The following suggestions are in support of your overall strategy.
Don't attack unless you have to, or a great opprotunity presents itself.
It deprives China of a .25 production bonus.
Yes ; that's akin to destroying one unit per turn, at no loss to me.
Build aircraft to do a camapaign of strategic bombing. Could be the most cost effective way to hamstring the production capability.
Right. I can do this because I have spare BP to put into multipurpose air power, BP I did not find when waging land campaigns. This should average a loss of 1.5 per turn.
Ground strike Chinese HQ's whenever the opprotunity exists.
At this time, this is not important. Later, when the Chinese has enough units to launch an attack, yes: a HQ can boost the Chinese attack. Still, only ART should be used for that purpose: oil is too precious.
Until the option for Japan/USSR is coded. Any Japanese/USSR land war will have to be a contrived adventure.
If done before Germany and the USSR are at war. It adds all the militia units to the USSR force pool.
No forced peace means prepetual war. Which also means Land impluses for the USSR, forever.
Yes, the fact that this is not implemented is annoying. It is not a problem if the USSR and Germany are already at war, but otherwise it indeed boosts the USSR. I could force the USSR to play combined though. I can also play a mock peace between Japan and USSR. It's not like I were playing against a real opponent.
The real bonus however is that the Japanese situation in China should not push the USSR into action: there always is a strong risk that if too many land units are embroiled into the Chinese hinterland, the USSR could declare war and the Japanese not have any serious land power to stop him. See my first AAR... This strategy removes a startegic liability: everybody knows that neither Russia nor Japan are willing to engage in a long costly war. Having spare land units is the way to be on the deciding side!
Close the Burma Road as soon as its feasible, by use of USE action.
Of course ; because it won't be closed militarily, and that's another way to limit Chinese production.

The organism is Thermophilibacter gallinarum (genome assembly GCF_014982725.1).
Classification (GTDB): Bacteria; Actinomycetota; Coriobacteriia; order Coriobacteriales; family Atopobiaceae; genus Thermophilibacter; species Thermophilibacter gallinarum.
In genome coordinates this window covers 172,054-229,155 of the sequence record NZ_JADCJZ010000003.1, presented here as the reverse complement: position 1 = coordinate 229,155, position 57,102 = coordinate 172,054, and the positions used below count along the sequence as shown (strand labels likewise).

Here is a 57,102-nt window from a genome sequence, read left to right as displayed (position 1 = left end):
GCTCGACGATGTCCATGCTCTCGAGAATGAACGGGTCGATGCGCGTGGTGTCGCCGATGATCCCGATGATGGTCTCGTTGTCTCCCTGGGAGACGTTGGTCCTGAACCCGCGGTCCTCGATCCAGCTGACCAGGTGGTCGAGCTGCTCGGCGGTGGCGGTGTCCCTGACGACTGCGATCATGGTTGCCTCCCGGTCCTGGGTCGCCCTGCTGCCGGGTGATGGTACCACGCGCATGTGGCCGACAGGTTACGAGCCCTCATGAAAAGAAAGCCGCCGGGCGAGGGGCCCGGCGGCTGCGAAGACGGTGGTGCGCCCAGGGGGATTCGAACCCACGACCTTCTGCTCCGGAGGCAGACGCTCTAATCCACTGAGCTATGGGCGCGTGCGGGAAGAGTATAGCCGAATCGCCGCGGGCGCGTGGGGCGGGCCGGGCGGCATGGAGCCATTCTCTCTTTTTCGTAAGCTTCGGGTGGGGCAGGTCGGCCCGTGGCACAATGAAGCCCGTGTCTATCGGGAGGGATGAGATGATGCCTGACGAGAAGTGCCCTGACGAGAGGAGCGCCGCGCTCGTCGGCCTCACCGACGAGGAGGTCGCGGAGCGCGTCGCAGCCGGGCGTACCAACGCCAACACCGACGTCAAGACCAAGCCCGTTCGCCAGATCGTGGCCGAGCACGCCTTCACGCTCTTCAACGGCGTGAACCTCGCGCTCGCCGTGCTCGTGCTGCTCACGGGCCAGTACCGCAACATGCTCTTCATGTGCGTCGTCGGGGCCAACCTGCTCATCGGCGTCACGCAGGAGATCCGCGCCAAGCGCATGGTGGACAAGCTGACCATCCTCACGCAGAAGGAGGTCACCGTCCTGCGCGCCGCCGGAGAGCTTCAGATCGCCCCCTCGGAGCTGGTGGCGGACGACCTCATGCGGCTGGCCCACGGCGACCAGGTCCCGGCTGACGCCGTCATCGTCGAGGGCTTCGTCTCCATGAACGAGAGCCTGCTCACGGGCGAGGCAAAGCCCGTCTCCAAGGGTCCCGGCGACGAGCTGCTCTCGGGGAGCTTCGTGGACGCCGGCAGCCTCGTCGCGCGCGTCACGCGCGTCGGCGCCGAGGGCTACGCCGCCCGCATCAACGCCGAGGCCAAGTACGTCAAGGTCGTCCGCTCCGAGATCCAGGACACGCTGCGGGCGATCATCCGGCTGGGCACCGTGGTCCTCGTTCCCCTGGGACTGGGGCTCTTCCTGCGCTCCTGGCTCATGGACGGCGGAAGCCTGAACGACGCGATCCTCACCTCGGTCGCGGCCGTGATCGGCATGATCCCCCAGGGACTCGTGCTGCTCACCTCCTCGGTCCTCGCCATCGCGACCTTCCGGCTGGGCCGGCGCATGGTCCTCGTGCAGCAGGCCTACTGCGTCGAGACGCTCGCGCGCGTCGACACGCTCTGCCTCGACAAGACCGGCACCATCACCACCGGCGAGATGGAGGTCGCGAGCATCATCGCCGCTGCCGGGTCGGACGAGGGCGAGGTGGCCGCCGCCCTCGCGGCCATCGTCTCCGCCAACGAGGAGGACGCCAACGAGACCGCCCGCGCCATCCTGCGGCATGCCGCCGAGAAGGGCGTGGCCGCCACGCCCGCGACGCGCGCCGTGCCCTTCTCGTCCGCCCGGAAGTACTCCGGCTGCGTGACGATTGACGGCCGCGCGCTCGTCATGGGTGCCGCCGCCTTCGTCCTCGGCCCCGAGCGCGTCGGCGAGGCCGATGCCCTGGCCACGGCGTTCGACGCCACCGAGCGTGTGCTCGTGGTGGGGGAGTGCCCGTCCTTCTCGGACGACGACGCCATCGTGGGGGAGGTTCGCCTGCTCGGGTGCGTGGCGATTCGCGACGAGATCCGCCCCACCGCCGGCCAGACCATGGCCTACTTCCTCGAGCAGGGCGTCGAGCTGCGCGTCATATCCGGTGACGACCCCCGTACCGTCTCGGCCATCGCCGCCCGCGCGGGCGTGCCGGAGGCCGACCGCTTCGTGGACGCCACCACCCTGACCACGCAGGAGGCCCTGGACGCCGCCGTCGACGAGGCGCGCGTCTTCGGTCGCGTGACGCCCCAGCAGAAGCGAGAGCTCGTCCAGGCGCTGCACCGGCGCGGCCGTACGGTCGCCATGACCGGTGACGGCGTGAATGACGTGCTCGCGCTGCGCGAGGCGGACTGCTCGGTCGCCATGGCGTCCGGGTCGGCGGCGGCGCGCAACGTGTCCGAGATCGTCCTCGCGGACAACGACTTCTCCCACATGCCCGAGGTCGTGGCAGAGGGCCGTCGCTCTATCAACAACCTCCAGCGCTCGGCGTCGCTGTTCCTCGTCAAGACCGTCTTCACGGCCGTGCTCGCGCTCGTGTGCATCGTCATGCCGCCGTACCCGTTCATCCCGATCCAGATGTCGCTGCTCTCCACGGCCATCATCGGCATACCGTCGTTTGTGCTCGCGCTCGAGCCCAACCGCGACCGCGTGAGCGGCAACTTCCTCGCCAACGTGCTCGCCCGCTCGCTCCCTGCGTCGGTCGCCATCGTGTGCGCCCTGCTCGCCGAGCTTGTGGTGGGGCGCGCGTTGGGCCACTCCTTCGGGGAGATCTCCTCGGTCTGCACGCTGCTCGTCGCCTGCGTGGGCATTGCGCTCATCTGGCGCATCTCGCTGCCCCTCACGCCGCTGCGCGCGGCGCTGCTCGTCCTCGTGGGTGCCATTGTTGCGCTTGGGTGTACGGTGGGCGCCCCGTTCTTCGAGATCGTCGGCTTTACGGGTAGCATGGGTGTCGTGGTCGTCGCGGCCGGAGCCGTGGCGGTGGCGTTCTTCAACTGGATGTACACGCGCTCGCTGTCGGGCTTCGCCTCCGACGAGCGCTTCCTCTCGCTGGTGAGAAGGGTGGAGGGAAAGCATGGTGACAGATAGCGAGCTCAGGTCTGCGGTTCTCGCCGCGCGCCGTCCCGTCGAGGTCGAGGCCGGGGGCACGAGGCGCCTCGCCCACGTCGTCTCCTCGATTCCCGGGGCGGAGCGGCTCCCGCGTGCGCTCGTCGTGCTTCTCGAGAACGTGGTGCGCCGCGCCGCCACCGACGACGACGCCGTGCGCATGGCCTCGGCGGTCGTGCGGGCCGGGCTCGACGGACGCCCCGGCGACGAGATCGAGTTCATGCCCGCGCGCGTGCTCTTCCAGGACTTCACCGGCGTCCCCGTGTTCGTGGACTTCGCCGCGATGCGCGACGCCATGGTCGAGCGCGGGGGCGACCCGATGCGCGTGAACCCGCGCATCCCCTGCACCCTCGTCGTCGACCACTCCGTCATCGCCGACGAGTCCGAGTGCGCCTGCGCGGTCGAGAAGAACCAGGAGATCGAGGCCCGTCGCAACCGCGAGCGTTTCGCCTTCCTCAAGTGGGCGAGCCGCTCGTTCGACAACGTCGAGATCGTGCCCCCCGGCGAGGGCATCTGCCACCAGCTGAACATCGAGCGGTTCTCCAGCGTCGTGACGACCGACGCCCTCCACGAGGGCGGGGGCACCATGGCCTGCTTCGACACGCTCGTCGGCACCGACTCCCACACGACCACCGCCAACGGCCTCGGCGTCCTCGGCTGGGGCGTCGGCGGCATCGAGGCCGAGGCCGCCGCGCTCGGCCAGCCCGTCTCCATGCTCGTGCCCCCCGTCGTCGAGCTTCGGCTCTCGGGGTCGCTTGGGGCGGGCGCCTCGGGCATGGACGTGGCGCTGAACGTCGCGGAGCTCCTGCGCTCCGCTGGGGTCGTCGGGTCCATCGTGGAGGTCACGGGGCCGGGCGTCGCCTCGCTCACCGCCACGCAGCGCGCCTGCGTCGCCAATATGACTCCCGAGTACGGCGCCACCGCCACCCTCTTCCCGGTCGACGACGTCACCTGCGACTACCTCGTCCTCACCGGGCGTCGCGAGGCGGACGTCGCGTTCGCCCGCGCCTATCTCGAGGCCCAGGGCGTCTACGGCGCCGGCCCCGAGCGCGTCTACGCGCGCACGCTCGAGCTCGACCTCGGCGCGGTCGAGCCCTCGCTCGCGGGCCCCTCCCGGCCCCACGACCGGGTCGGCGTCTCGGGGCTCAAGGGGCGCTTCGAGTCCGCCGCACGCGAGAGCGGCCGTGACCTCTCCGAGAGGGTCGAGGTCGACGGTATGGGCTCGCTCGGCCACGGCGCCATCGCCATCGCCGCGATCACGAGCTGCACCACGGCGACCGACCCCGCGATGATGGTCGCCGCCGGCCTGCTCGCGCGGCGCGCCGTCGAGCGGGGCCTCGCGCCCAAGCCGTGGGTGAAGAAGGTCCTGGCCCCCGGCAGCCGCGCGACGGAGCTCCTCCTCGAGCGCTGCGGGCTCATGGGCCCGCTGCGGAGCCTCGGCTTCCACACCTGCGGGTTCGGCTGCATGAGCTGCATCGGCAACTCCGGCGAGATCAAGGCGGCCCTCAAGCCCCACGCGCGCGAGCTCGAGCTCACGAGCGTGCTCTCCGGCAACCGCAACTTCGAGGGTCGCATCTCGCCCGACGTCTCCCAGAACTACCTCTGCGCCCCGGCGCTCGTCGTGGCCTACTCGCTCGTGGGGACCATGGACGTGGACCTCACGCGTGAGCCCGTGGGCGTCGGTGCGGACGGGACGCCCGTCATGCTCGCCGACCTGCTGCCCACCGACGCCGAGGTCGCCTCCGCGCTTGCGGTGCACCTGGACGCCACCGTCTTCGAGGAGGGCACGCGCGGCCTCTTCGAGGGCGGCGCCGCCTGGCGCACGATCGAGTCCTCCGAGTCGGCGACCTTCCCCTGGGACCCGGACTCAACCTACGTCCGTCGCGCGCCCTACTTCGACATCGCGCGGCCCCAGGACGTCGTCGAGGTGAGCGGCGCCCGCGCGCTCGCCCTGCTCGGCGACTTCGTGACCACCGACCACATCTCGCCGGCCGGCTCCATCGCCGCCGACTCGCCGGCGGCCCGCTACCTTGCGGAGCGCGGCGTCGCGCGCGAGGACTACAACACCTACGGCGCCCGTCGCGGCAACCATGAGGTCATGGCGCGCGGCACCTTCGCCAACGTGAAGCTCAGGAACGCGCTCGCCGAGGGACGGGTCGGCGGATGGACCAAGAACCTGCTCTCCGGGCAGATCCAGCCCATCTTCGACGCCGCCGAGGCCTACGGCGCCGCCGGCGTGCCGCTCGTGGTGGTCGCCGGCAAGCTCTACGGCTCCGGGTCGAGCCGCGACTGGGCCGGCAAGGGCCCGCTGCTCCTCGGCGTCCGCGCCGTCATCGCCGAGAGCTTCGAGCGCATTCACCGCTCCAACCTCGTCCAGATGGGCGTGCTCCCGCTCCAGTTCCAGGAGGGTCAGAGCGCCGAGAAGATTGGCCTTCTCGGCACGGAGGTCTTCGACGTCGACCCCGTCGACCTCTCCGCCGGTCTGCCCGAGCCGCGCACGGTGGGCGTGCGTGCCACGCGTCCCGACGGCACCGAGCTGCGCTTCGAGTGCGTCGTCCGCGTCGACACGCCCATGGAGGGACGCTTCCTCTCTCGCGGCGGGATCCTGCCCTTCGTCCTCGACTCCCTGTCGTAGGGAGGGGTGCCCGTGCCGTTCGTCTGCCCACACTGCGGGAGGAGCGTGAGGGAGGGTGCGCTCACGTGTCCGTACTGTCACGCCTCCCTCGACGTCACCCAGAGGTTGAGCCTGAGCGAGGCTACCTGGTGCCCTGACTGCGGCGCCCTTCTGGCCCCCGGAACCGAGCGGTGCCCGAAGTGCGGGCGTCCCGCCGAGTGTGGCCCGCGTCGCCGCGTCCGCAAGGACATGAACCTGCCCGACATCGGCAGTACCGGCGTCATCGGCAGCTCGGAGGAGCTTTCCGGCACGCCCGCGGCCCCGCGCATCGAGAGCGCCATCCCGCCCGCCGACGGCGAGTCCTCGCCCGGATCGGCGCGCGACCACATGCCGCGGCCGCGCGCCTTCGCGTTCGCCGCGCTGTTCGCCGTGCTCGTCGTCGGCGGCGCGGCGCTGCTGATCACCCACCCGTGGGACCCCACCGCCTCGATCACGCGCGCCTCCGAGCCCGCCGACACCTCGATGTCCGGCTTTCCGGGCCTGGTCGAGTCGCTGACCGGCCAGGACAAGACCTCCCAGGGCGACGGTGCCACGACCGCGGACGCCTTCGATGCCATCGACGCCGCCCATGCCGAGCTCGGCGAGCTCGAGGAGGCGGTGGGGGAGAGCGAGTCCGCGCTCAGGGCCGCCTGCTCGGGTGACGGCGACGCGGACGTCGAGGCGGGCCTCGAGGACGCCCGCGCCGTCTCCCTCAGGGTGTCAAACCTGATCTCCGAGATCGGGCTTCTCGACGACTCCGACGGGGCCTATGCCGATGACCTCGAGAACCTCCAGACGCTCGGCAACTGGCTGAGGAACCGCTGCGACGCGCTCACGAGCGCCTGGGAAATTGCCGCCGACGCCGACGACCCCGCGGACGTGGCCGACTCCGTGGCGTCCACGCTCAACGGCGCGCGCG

Expect to send a sizable force to French-Indo China.
The Nationalist forces will have enough leftover to give some grief.
Although they are not very dangerous their nupmbers can be annoying. But my experience shows that their nuisance is not their military power, but their ability to infiltrate and cut supplies. This should not happen in my strategy. Furthermore, being close to the coastlines ensures a better supply flow.
After my own expirence in China from both sides. Not taking China out may not be a bad idea overall.
I'm glad you see that my way may not be the worst! I also had bad experiences with China, which is rather more difficult to fight now than it was on the boardgame: the change of scale indeed changes a lot of things. That's good, because historically, the Japanese had many troubles there ; the conquest of China was indeed a far away dream...
In my previous AAR, the Japanese did not do bad in China, and lost rather few units while still advancing reasonably well ; the problem is that apart from the satisfaction "hey, I'm winning", this did not seem to help in any way the Japanese situation. The fact is also that I lost more BP to partisan action than to combat: as the Japanese advance, they cannot garrison, or keep strong enough force to retaliate rapidly. The worst is losing the northern resource, which is exceedingly easy, and once lost (either because it was unprotected or because the railway is cutoff), you have a hell of a time recovering it: it entails sending a a HQ and enough force to kill an entrenched 3 unit... In the end, it just becomes a bleeding loss of one resource per turn. I expect to avoid that problem in that game!
The real fact is that I was always wondering, when playing the Japanese, why I was trying to advance into China. It happens that it was more a habit than well thought strategy: I would attack because I could somewhere gain that 5-1 attack ratio (not often) and that would hurt the Chinese. Oh... but this is far from being a strategy! The other reason was the dream of getting more resources : tactically, that was not unsound. Except that all shows that the loss/gain ratio is not in the favor of the Japanese.
BTW, currently, the % chance of getting partisans in China is 0% (garrison ~30.)
This means that as long as the Chinese don't venture closer to the Japanese lines, one of the Japanese goal is fulfilled.
< Message edited by yvesp -- 8/20/2014 6:43:14 AM >